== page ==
14. #13

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    Elixir Nanowebs => String Dandruff. Yucky after a while. I like the tone well enough; I can't stand the dandruff.

  15. #14

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    Just keep buying them till you find what works. I always seem to come back to D'Addario strings for consistency, price, and availability !. But there are many good choices!

  16. #15

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    I find ghs fast fret puts any string a class up. Nicely slippery and most no string noise.


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  17. #16

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    Quote Originally Posted by John A.
    I have tried rollerwound strings from both GHS and LaBella. Both sound and feel more like rounds than flats, but they both mitigate finger squeak a little (not completely) and are slightly duller sounding than rounds (without the deadness of flats). ...
    Quote Originally Posted by marcwhy
    @JohnA is right; the strings are also called "halfwound" or "ground-wound," and purport to be the "best of both worlds."...
    Rollerwound strings are not the same as "halfwound" or "ground-wound." GHS and LaBella versions have a pure nickel wrap - the strings are run through machines than compress and slightly flatten the wrap. I use them and they work quite well for me. Halfwound or Ground-wound are ground to remove metal and flatten the wrap. I have had problems with dud strings that are "dead" right out of the package, and I can't swap in anything else to match, and it's a pain to bug the company for individual replacement strings or even replacement sets, so I don't use them. Just my personal experiance, YMMV.

    In general, pure nickel strings are not as bright as steel or nickel-plated steel strings.
    As mentioned,
    DR Pure Blues, Pyramid Nickel Classics, Pyramid Nickel Classics Handpolished, and Thomastik Infeld Bebop all have pure nickel wrap, over a round core. Many other string makers offer pure nickel roundwounds as well, usually over a hex core. Prices vary widely.

    Another metal that I think works well for jazz tones is Monel, which is nickel and copper in various combinations from @1:1 to @2:1 ( I forget which is the wire composition used by string makers), with a few other trace elements for flavour. Several string makers now offer roundwound Monel strings, including Pyramid (round core), Curt Mangan (round or hex core),
    Martin (hex core), SIT (hex core), and maybe more.
    Last edited by Hammertone; 11-03-2020 at 05:24 PM.

  18. #17

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    Quote Originally Posted by Jabberwocky
    Elixir Nanowebs => String Dandruff. Yucky after a while. I like the tone well enough; I can't stand the dandruff.
    Actually, the "dandruff" (LOL) of which you speak was the reason I gave up on the POLYwebs. Some time later I read comments on the Nanos suffering far less from this problem and gave them a go. Couple of years later, they're still my strings of choice.

  19. #18

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    I have been using SIT strings lately and really liking them on all of my guitars. These are nickel plated rather than nickel, but I find having a little bit brighter wound strings makes it easier to balance the tone with the plain strings. These are really inexpensive strings but the quality seems to be excellent and they last a long time. This set comes with both a plain and wound G string. I usually use the latter, but sometimes having the plain G gives a little bit more of a classical guitar feel (with having three wound and three plain strings) and does significantly reduce string noise when playing; I think I must drag finger on the G string when moving up and down the neck.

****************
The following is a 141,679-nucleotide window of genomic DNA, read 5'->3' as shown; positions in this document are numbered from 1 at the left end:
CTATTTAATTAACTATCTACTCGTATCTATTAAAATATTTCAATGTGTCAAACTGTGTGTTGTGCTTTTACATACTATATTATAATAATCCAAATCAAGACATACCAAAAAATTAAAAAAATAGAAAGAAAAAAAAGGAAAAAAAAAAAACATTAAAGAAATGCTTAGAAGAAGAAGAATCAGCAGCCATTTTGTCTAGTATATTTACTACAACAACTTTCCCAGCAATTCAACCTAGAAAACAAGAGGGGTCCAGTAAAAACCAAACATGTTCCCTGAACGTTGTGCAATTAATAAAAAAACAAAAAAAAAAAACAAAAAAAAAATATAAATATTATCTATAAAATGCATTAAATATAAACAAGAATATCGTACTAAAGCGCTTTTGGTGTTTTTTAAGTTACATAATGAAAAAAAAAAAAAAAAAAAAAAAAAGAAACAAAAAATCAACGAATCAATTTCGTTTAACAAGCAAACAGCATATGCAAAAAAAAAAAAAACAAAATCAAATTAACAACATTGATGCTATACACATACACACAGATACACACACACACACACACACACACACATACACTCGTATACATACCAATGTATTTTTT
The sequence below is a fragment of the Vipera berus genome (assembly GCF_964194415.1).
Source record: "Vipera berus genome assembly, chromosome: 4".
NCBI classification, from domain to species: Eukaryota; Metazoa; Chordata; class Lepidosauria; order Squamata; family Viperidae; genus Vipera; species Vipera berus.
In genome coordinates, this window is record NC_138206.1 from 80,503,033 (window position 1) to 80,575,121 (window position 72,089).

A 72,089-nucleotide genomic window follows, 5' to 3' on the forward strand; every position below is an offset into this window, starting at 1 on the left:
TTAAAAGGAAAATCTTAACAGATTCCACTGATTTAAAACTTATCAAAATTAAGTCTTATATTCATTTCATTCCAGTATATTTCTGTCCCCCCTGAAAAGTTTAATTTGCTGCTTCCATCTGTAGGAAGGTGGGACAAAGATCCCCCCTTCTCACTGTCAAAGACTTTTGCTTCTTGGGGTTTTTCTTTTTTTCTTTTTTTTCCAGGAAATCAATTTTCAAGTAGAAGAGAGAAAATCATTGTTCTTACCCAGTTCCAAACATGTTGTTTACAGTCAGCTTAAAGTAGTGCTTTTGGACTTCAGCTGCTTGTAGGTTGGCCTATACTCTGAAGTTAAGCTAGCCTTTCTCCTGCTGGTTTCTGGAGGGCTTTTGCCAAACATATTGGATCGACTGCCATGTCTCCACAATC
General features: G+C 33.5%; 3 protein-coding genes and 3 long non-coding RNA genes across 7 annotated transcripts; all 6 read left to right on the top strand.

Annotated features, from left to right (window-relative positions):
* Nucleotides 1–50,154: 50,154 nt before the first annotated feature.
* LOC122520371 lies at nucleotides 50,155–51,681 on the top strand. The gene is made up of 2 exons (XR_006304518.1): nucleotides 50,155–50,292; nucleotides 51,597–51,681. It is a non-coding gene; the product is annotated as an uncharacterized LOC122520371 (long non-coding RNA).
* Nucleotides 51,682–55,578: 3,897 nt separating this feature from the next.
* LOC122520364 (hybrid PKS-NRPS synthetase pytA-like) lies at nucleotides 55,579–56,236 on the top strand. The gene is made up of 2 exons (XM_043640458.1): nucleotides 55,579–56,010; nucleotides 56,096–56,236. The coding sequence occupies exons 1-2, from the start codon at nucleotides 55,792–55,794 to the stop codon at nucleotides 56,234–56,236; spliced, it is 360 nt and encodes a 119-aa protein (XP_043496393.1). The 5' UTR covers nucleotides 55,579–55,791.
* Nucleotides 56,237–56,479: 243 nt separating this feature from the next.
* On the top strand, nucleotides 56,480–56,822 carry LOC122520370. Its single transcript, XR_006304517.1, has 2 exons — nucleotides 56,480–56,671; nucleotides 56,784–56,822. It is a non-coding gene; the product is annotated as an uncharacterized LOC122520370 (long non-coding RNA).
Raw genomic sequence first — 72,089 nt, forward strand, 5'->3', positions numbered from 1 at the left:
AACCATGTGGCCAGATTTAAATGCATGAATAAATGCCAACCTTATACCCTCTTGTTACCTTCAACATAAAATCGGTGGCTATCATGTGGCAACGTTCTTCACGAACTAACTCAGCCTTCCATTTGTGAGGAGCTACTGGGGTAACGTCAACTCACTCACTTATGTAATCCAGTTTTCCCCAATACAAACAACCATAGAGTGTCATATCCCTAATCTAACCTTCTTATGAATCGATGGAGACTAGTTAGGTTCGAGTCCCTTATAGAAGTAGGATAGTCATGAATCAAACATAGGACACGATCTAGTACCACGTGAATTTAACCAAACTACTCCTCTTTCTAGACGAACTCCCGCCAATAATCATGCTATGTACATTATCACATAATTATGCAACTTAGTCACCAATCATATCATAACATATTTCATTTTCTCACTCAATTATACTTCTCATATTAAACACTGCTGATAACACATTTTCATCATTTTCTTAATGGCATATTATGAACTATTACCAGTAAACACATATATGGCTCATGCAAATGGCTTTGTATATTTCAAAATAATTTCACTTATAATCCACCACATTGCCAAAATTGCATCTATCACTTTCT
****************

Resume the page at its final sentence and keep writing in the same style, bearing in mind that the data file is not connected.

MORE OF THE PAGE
SIT S1150 Power Wound Nickel Electric Guitar Strings 11-50

    I tried their "Silencer" strings and found them to have much more string noise than their usual ones!

    SIT SL1150 Silencer Semi-Flat Med Light Electric Guitar Strings 11-50

    I have not tried the SIT flat wounds, but I am not an FW guy it seems. Every so often I give them a try but they don't seem to stay on the instrument for very long, even TIs. Maybe it's because I almost always play acoustically around the house and FWs seem to sound better plugged in than acoustically. I think a good flat wound may be more difficult to manufacture.

    SIT F1150 Flatwound Electric Guitar Strings, Light 11-50

  20. #19

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    Thomastick Infeld Bebops

  21. #20

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    I like John Pearse 2600 and 2700. Pure nickel, so not so bright and they feel good. Bernstein gets a pretty good sound out of them, but the guitar and the hands might be factors too :-) I also tried some of the ghs rollerwounds recently - liked them and they fit the OP’s inquiry.

  22. #21

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  23. #22

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    I have similar goals (but still in the search of holy string set/combination)

    Half wound sounds as the "logical" solution, but for me, it is not.

    My experience half wounds (D'Angelico) merges all drawback from round wounds and flat wounds. Has almost as annoying string noise as round wound plus after 50 hours playing becomes almost as dull on (E, A, D) than a flat wound. Plus the remaining very fine dust on the string coming from the manufacturing when they made the round wounds to half wound: this is a plus bonus drawback.